society "in which good behavior is constantly determined by individuals'
views of how others expect them to behave . . . and in which conformity
to social expectations is not an unfortunate compromise but the only
possible way to live."
MR. CRICHTON might have added many other recent works to his list, books
that similarly blend fiction and nonfiction as they conjure up a Japan
intent on controlling America: William S. Dietrich's "In the Shadow of
the Rising Sun" (1991), claiming that Japan "threatens our way of life
and ultimately our freedoms as much as past dangers from Nazi Germany
and the Soviet Union"; Robert Zielinski and Nigel Holloway's "Unequal
Equities" (1991), arguing that Japan's big corporations have rigged
their capital markets in ways that undermine American corporations;
Daniel Burstein's "Yen! Japan's New Financial Empire and Its Threat to
America" (1988), asserting that Japan's growing control over our
financial markets puts the United States at risk of falling prey to a
"hostile Japanese . . . world order"; and William J. Holstein's
"Japanese Power Game" (1990), contending that Japan is motivated by raw
power and parochialism, which threaten the United States. I have located
over 35 recent books in this genre -- many with bellicose titles like
"The Coming War With Japan," "Zaibatsu America: How Japanese Firms are
Colonizing Vital U.S. Industries," "The Silent War," "Trade Wars" and so
There are several possible explanations for this outpouring, but Japan's
recent behavior is not one. Japan still has a long way to go before its
economy is truly open, and it can be (and should be) faulted on many
grounds, but the big story since the mid-1980's is how far Japan has
come in so short a time from its protectionist ways of the 1960's and
1970's. By 1990, Japan was the world's third-largest importer with each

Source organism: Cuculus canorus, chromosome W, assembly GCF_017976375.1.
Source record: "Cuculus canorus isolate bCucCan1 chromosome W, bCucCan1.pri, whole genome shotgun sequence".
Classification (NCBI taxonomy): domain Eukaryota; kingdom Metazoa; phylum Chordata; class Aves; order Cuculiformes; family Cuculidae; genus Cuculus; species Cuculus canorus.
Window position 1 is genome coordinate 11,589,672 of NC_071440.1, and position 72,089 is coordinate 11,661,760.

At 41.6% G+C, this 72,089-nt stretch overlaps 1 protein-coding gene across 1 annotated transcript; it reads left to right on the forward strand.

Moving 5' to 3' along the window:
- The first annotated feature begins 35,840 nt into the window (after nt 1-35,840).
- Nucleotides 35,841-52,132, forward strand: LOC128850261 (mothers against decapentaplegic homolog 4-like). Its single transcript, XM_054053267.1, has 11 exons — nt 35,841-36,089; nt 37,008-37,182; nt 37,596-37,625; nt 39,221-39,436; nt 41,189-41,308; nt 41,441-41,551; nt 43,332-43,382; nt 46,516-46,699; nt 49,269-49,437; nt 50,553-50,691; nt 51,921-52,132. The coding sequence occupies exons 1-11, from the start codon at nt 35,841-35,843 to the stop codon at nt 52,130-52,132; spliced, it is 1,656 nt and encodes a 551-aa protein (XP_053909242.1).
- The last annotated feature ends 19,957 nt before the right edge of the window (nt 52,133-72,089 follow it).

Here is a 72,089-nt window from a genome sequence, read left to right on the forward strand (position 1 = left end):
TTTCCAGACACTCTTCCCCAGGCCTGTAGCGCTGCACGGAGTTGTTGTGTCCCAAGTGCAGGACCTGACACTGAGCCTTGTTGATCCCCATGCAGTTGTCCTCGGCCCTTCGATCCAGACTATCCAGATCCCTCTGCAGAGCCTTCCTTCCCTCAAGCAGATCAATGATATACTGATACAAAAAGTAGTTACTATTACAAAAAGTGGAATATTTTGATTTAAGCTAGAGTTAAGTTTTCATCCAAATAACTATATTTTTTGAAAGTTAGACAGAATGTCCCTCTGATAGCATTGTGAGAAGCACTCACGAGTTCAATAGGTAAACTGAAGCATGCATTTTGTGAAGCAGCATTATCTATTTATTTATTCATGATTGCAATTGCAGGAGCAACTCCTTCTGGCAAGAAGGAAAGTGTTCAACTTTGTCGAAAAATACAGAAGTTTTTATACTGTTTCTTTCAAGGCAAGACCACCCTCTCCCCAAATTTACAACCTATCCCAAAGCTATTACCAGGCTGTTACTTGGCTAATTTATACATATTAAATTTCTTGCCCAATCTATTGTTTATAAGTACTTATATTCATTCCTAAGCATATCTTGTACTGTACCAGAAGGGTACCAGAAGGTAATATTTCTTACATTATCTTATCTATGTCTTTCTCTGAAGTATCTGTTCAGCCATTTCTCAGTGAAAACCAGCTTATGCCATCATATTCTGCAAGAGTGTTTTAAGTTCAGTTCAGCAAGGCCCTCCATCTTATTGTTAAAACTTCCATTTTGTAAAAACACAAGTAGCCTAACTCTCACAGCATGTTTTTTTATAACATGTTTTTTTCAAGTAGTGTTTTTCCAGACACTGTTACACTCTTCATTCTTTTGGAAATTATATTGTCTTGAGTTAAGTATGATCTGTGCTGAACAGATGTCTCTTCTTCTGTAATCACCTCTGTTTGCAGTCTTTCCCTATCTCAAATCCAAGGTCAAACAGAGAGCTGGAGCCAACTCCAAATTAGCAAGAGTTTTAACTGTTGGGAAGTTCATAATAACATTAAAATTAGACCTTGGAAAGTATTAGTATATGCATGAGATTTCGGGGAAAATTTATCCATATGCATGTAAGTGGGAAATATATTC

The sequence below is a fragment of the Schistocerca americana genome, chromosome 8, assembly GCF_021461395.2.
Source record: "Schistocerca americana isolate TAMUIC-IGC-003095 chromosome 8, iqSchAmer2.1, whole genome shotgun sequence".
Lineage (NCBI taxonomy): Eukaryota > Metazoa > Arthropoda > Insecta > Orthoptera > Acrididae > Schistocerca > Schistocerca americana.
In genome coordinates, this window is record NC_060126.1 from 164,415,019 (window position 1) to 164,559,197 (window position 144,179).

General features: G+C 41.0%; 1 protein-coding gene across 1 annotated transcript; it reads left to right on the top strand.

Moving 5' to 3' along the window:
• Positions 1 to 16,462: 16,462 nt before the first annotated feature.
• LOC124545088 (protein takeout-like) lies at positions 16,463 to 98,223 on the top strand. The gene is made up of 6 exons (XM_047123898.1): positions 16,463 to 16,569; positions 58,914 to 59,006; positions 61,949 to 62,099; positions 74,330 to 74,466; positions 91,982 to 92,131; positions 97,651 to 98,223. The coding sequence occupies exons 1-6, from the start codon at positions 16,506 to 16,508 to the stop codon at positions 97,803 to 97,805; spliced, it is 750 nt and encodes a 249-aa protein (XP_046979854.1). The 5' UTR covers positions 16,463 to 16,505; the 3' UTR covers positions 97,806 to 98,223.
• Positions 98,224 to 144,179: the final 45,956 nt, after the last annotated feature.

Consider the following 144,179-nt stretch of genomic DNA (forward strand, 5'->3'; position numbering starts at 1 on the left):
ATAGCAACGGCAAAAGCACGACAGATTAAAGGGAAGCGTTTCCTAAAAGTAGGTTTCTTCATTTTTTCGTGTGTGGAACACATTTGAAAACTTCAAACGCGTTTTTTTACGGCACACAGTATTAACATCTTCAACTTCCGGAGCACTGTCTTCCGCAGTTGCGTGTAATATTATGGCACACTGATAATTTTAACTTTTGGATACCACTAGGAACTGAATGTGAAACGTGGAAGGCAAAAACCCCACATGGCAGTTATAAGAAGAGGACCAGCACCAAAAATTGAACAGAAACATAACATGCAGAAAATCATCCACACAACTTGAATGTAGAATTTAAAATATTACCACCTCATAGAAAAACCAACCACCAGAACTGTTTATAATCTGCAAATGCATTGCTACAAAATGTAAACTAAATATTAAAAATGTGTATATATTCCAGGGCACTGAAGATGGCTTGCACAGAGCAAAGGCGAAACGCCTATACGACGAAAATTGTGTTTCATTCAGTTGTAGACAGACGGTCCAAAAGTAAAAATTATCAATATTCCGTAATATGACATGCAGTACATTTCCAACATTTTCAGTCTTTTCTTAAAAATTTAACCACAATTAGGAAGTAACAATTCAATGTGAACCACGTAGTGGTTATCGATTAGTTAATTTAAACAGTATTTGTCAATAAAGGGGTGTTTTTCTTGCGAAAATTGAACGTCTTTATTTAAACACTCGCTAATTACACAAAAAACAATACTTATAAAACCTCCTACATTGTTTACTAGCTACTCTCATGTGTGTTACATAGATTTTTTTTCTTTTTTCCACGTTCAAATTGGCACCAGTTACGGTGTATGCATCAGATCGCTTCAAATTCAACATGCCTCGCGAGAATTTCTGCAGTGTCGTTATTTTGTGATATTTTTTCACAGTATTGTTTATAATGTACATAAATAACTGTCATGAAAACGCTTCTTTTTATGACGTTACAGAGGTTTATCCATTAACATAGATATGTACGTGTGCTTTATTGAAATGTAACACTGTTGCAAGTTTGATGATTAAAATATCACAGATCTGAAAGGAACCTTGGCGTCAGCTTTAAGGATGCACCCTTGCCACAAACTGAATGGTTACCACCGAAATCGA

Japanese citizen purchasing, on average, about $1,900 worth of imports
-- not much less than the average American's purchase of $2,050 of
imported products. Japanese imports of manufactured goods have climbed
steeply, from less than a quarter of the total in 1980 to over 60
percent last year -- including many high-tech items like space
satellites and telecommunications equipment. Since 1985, manufactured
exports from the United States to Japan have almost doubled.
Nor do Japanese investments in the United States suggest a conspiracy.
For the most part, those investments have been big losers, which is one
reason why Japan is cutting back on them. The Treasury bills the
Japanese have liked to acquire have declined in value as the dollar has
dropped since 1985; the prices of real estate, another Japanese
favorite, have fallen since 1989. Only a tiny portion of Japan's total
investment has gone to successful American companies; more has been
directed at relatively un successful companies in Rust Belt industries
like tires and steel. Other investments have taken the form of new
factories, where American workers are learning to become more productive
and create higher-quality goods than in many American-owned factories.
It is hard to find much of a plot in any of this. Mitsubishi's purchase
of a substantial interest in Rockefeller Center, Sony's purchase of
Columbia Pictures and Nintendo's recent flirtation with the Seattle
Mariners make the headlines, but in almost every controversial case, it
has been the American owners who have initiated the deal. The British